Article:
The murder of 11 French engineers in a bomb blast in the Pakistani port of Karachi in 2002 is the object of an ongoing judicial investigation in France with ramifications that threaten to engulf president Nicolas Sarkozy.
This complex affair begins with the 1994 sale by France to Pakistan of three Agosta attack submarines, which the murdered engineers were building in Karachi when the minibus carrying them to work was bombed on May 8th, 2002. The French investigation into their deaths is now working on the theory that the attack was carried out in revenge for the non-payment by France of kickbacks promised to local intermediaries to secure the submarine sale.
Investigations into the kickbacks have found evidence suggesting some of the significant sums of money set aside for the bribes were also destined, via complicated routes, to return to France to illegally fund the 1995 presidential election campaign of former prime minister Edouard Balladur. His campaign spokesman was Nicolas Sarkozy, who also served under Balladur as budget minister.
In October, following a lawsuit filed by relatives of the murdered engineers, investigating magistrate Renaud van Ruymbeke, specialised in financial crime, announced he was to launch an investigation into allegations that commissions from the submarine deal were channelled into a company set up with Sarkozy's approval.
Both Balladur and Sarkozy have firmly denied the claims. But a number of incidents hindering the enquiries of Paris-based magistrate Mark Trévidic, incharge of investigations into the engineers' murders, have served to raise suspicions that the French authorities are deliberately blocking the case, including refusals to transmit key official documents relative to the investigation.
Central to the theory that the Karachi attack was in revenge for France blocking further payment of the network of kickbacks, is that the sums were ordered to be blocked immediately after the 1995 election to the presidency of Balladur's rival, Jacques Chirac. This, it is suggested, served to snuff out Balladur's hopes of funding a base of support that would continue to challenge Chirac.
In 1995, Chirac succeeded socialist president François Mitterrand who had served two successive terms in office. Mitterrand's remarkable 14-year reign, which remains the longest of any French president1, saw him twice share power with conservative Right governments, as was the case when he 'co-habited' with prime minister Edouard Balladur, between 1993 and 1995. It was during that period, in September, 1994, that France negotiated the sale to Pakistan of the three Agosta submarines.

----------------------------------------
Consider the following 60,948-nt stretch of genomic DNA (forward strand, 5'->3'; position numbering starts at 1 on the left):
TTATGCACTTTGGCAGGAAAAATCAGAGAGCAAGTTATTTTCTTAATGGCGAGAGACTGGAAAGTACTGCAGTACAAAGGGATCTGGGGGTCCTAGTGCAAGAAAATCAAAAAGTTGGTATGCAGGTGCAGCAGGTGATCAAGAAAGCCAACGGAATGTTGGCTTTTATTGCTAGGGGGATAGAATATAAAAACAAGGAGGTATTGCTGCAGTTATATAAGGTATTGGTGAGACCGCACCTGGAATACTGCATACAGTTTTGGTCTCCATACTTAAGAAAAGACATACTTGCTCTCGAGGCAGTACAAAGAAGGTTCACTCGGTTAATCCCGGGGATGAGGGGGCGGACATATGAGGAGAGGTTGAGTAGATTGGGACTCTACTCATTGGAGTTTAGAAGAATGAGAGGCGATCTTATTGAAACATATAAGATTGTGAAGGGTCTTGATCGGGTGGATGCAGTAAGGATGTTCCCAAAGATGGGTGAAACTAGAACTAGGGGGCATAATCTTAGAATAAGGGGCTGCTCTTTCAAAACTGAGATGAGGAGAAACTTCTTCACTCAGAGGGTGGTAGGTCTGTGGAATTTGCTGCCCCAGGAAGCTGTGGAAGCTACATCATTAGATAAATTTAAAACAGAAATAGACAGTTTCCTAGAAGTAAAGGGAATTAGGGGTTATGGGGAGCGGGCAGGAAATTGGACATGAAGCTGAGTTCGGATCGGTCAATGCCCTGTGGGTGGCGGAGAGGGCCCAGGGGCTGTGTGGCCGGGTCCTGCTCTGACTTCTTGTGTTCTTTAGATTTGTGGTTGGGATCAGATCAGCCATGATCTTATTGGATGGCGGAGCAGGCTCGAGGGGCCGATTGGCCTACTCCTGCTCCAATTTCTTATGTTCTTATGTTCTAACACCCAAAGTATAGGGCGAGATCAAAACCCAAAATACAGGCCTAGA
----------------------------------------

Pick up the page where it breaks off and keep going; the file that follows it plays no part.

Four months after the deal, in January 1995, while Chirac, the RPR Gaullist party candidate, was already well into his election campaigning, Balladur, formerly a leading RPR figure close to Chirac, publicly announced he, too, would run. He rallied the support of several Gaullist politicians, notably including Nicolas Sarkozy who became his campaign spokesman.
Despite an early lead over Chirac in opinion surveys, Balladur finally polled less than Chirac in the first of the election's two-rounds. Chirac went through to a play-off against Socialist Party candidate Lionel Jospin, and Balladur effectively entered a political wilderness, unable to build a party of support, and from which he never professionaly recovered.
Once the election was over, the campaign expenses of each candidate were to be scrutinised by the nation's highest constitutional authority, the Constitutional Council, to ensure that they complied with electoral law.
But what was not known at the time was that the Constitutional Council's own investigators had raised serious doubts about some of Balladur's election finances and urged its members to reject those accounts. Now for the first time, Mediapart has reconstructed the events of that year and asks the question: how could the Council, the guarantor of the propriety of presidential elections, have approved accounts considered to be in breach of the rules by its own investigators?
It all started on July 12th, 1995, when the Council's president, former French foreign minister Roland Dumas, chose the team of ten 'assistants' who between them would go through the presidential campaign accounts that had just been declared. These high-ranking civil servants were senior judicial officials ('maîtres des requêtes'), at the country's top administrative court, the Council of State, and judges (conseillers référendaires) in the Court of Audit overseeing public accounts. They carried out the investigation work on their own.
The accounts they examined included those of Edouard Balladur, as well as the Socialist Party candidate Lionel Jospin, beaten in the final, second round, and the victorious Jacques Chirac who became president on May 17th.
1: Mitterrand's two terms of office were two, seven-year terms. While Jacques Chirac also served two terms, his second was a five-year term, after a change in French constitutional law limiting presidential mandates to five years.